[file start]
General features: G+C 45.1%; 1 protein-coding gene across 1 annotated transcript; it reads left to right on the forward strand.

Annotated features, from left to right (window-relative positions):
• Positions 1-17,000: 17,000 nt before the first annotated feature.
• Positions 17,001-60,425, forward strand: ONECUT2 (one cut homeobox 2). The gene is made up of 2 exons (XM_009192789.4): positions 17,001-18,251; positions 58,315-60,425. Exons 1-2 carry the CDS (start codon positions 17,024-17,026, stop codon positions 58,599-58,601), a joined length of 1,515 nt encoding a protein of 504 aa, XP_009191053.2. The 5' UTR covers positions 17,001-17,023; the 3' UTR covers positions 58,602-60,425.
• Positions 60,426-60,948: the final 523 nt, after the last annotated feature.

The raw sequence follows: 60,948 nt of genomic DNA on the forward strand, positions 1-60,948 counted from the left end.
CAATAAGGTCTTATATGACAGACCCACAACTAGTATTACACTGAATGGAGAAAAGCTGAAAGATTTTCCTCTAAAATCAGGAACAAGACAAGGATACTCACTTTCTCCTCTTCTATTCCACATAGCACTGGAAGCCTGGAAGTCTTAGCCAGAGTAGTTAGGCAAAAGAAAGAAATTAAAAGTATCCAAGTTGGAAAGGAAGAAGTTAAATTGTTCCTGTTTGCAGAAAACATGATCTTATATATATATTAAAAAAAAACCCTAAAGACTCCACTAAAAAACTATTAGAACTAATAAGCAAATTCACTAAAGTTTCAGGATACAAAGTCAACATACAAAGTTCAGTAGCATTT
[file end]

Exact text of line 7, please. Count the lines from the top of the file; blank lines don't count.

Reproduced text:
CAATAAGGTCTTATATGACAGACCCACAACTAGTATTACACTGAATGGAGAAAAGCTGAAAGATTTTCCTCTAAAATCAGGAACAAGACAAGGATACTCACTTTCTCCTCTTCTATTCCACATAGCACTGGAAGCCTGGAAGTCTTAGCCAGAGTAGTTAGGCAAAAGAAAGAAATTAAAAGTATCCAAGTTGGAAAGGAAGAAGTTAAATTGTTCCTGTTTGCAGAAAACATGATCTTATATATATATTAAAAAAAAACCCTAAAGACTCCACTAAAAAACTATTAGAACTAATAAGCAAATTCACTAAAGTTTCAGGATACAAAGTCAACATACAAAGTTCAGTAGCATTT